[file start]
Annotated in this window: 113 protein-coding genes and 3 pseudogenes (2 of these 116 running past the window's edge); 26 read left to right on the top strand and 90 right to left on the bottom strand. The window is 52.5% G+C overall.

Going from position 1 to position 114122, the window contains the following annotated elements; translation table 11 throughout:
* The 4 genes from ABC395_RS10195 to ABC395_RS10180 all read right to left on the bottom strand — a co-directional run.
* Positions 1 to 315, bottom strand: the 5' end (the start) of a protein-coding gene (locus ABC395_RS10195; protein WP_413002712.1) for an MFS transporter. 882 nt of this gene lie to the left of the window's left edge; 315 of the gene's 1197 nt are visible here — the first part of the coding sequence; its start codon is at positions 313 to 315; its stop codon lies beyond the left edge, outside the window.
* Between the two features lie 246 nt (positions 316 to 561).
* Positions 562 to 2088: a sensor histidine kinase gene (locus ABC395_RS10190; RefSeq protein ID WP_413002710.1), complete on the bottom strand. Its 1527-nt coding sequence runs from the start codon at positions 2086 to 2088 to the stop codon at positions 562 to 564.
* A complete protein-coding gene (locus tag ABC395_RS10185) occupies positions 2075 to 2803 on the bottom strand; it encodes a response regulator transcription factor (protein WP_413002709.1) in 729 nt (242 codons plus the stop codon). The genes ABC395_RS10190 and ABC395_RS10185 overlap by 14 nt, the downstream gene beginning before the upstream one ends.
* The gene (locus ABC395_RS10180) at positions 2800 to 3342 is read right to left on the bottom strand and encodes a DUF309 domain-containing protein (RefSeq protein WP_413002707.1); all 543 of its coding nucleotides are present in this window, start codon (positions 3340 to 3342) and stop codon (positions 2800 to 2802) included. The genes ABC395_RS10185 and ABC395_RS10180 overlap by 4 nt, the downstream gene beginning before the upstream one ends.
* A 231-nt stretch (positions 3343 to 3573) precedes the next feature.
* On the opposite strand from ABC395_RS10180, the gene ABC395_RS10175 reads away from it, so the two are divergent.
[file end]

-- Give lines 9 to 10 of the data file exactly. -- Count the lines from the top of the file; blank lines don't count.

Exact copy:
* A 231-nt stretch (positions 3343 to 3573) precedes the next feature.
* On the opposite strand from ABC395_RS10180, the gene ABC395_RS10175 reads away from it, so the two are divergent.